A Year on the PRSSA National Committee

I stood in front of more than 150 PRSSA students across the country and began my speech, “Hello everyone!  I’m so honored to be standing here to talk about my goals and dreams for the position as Vice President of Regional Activities.”  We were in Austin, Texas for the PRSSA National Assembly.  I was running against five other candidates for a role that had truly made me fall in love with public relations.

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I started my journey in PRSSA as a member of the Regional Activity planning committee as a freshman and continued onto the role as Regional Activity Coordinator as a junior.  The opportunity to work with PR students across the country to plan similar conferences was a dream.  And that dream was made a reality as I assumed the role as National Vice President of Regional Activities.

A year later as I finish my term, I look back and am nostalgic for all the amazing times I had in this position and grateful for the opportunities it gave me to meet and work with inspirational students across the country.  The most interesting part of this position is the interaction with students you never would have otherwise been in touch with.  The organization has 10,000 students.  That is 10,000 students with different interests, different personalities, different accents, different goals and different dreams.  Some students aspire to be in a large city, and other students aspire to be in a small town.  Some students aspire to work in non-profit organizations, and others aspire to work in agencies.  Some studies are interested in new media, and other students are more focused on traditional media.  But one thing is for sure, every student I have met has inspired me in different ways.

So for those of you who are fortunate enough to have more years in PRSSA, make the most of it.  I can honestly say that my time in PRSSA has been the best part of college.  Traveling around the country to different conferences to learn more about public relations and meet the future of the industry is more fulfilling than I can even put into words.  Witnessing the satisfaction and excitement of the Regional Activity coordinators when they secured a speaker or a sponsor was probably just as exciting for me as it was for them.  I have always loved mentoring other students, and being in this position gives you the ability to help so many more students than you even thought was possible.  As a member of the National Committee, you go beyond your position.  I was in charge of managing the Regional Activities, but I found myself helping students secure internships, editing resumes and cover letters and giving general career advice.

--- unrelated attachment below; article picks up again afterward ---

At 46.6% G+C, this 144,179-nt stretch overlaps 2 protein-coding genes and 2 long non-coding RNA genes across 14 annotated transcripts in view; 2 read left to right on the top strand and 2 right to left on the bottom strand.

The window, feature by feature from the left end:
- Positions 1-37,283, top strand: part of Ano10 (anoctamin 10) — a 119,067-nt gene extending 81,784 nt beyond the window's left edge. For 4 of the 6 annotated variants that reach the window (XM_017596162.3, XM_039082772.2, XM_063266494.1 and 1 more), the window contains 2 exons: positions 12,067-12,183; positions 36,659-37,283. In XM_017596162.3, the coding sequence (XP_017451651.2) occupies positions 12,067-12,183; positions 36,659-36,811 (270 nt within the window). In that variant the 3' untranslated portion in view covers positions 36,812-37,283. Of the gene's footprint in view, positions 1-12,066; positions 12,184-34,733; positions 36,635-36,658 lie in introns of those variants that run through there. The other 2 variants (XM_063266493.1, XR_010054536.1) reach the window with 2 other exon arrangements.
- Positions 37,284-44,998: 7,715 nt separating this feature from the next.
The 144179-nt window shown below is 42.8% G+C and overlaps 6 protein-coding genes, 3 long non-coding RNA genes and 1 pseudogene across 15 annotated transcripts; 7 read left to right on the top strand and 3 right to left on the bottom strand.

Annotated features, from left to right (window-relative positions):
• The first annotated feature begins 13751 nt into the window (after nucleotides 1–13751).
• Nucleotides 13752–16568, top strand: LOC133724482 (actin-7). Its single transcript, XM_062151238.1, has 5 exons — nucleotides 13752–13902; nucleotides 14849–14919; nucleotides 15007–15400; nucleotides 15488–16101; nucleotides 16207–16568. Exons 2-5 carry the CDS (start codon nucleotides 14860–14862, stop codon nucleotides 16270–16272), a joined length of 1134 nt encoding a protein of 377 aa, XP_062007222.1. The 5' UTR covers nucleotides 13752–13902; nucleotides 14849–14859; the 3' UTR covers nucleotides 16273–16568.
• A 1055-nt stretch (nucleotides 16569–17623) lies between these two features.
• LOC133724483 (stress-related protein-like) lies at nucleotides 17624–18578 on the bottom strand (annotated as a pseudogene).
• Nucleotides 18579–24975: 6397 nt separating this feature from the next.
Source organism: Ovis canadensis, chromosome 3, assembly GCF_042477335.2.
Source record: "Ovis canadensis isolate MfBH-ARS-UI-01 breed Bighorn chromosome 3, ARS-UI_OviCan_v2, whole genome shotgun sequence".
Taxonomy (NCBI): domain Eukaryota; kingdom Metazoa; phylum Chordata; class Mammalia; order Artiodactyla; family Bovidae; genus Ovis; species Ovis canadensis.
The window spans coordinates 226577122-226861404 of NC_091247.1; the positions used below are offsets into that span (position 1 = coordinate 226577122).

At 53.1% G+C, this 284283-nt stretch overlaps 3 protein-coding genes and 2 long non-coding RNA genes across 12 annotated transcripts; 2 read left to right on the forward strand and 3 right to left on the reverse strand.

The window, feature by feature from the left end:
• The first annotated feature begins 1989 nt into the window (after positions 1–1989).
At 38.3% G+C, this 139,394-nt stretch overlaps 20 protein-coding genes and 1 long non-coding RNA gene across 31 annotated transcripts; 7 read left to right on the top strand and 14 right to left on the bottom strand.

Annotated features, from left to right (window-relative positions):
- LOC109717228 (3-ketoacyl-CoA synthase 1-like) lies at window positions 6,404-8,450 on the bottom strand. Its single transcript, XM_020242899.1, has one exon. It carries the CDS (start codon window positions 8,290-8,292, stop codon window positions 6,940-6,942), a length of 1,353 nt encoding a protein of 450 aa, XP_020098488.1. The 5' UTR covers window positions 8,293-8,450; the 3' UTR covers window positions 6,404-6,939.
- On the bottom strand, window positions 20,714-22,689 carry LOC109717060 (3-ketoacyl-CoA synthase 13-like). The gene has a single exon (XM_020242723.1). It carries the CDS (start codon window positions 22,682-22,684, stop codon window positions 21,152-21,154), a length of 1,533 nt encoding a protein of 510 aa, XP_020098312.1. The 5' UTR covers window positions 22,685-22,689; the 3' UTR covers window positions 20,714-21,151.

Even though being active in PRSSA can seem daunting, it ends up being so fulfilling.  We may always preach about professional development and networking opportunities, but do not forget about peer networking.  Your peers will one day be your colleagues and may even be your boss.  Learning to work with people who are different from you will be valuable in your future career.  And making those connections will not only be a way to make new friends but may lead to future job opportunities.

I know I am a bit of a PRSSA fanatic, but I have good reasons for that.  Become active in your local Chapter and even on the national level.  The end result will make your time spent SO worthwhile.  And as I pass the torch to the next Vice President of Regional Activities, I am only excited and thrilled to see what the committee will accomplish.

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Complain Online Lately?

It is pretty much a known fact that I am brand loyal.  Whether it is VerizonPoland SpringsStaplesJetBluePantene Pro-v,FedEx (I’m literally looking around my room and naming off brands), I stick to what I like and feel comfortable with.  No, this isn’t a blog post about brand loyalty again, but it is a post about what goes happens with some of the other brands that I haven’t had the greatest experiences with.

It is known that negative feedback about a company has a larger impact than positive feedback.  People want to know the bad things that are happening in the world.  The good news is not always as interesting, and the public tends to ignore it.

Within the last year, I have come into a habit of complaining about brands over the Internet when I have a bad experience.  My first instinct is to immediately pull out my phone or computer and tweet about the bad experience, update my Facebook status or even write a blog post about it.  When did this sudden change come?  Why do we all of a sudden feel the need to complain publicly instead of dealing with the problem by ourselves and moving on.  I guarantee there are much worse things in life than UPS not delivering a package on time (see, there I go again with my “not so subtle” complaints).